A draft version of the admission document, which is finalised except for details of the funds to be raised on flotation, is typically distributed to potential institutional investors by the Broker with the intention of generating interest in the fundraising to be undertaken on the flotation.
A Powerpoint presentation is typically prepared by the company with assistance from the Nomad/Broker and financial PR agency. The presentation provides details of the business and the investment opportunity. The presentation will be delivered by the management of the company to potential investors sourced by the Broker during the roadshow.
The Broker will typically prepare a research report in advance of the investor roadshow. This will provide a summary of the company from an investment perspective, rather than the regulatory perspective required in the admission document. In addition, the research report will often contain financial forecasts for the company for one to three years. Forecasts would rarely appear in the admission document.
The “roadshow” refers to the period when the company’s management meets potential investors. The Broker will usually arrange face-to-face meetings with institutional investors over a two to three week period. Meeting will tend to last around one hour.
Bookbuilding, pricing and placing During the course of the roadshow, the Broker will speak to potential investors with whom meetings have been held to gauge investment interest. Based on these discussions, the Broker will talk to the company’s management over the pricing of the shares to be sold. With the company’s agreement, the Broker will build a book of investment to reach the desired fundraising target at an agreed price. Ideally, indications of interest frominvestors will need to be scaled down, which should have the effect of providing demand for shares in the after-market.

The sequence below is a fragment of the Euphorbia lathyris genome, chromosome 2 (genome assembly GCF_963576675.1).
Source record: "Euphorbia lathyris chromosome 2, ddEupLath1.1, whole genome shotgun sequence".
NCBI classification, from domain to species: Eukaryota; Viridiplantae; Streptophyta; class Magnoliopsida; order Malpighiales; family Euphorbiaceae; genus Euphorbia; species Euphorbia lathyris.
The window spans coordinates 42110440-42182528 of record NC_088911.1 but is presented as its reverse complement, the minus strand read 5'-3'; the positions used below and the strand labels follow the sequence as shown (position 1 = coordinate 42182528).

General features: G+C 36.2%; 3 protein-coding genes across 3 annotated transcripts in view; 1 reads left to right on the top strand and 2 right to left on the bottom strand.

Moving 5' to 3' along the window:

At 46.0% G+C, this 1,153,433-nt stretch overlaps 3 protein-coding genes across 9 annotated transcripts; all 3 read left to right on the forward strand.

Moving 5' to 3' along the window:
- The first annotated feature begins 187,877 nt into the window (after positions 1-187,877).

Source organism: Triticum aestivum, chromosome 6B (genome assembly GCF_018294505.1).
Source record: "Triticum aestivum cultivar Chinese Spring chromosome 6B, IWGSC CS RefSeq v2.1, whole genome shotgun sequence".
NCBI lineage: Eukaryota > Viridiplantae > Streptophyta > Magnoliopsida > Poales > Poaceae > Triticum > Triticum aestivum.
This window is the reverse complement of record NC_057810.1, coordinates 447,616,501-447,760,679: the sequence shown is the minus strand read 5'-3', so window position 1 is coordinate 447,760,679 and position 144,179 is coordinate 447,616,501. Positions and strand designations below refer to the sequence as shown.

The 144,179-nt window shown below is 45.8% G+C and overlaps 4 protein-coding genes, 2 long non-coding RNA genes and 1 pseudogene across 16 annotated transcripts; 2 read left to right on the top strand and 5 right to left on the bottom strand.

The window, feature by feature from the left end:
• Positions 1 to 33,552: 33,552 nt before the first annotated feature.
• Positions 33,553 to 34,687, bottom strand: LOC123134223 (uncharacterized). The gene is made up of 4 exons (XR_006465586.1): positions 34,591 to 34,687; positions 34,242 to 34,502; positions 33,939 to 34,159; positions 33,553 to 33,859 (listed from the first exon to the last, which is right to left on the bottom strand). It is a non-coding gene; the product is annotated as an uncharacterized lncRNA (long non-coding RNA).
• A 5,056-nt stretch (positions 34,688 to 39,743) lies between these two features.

During the course of the roadshow and bookbuilding, the company will issue a Schedule 1 announcement. This must be made at least ten business days prior to the intended admission date. The announcement is a schedule of prescribed information, such as the names of directors and major shareholders. If not previously announced, this announcement publicly states that the company is seeking to float on AIM.
Settlement and admission
Three business days prior to the intended admission date, the Nomad will file an application with AIM, together with the final admission document and a declaration that they are satisfied as to the company’ suitability for AIM. The shares sold to new investors will typically be delivered to them electronically on the day of admission by the Broker. The shares are usually delivered subject to simultaneous electronic payment to the Broker by the investor.
Information supplied by Hanson Westhouse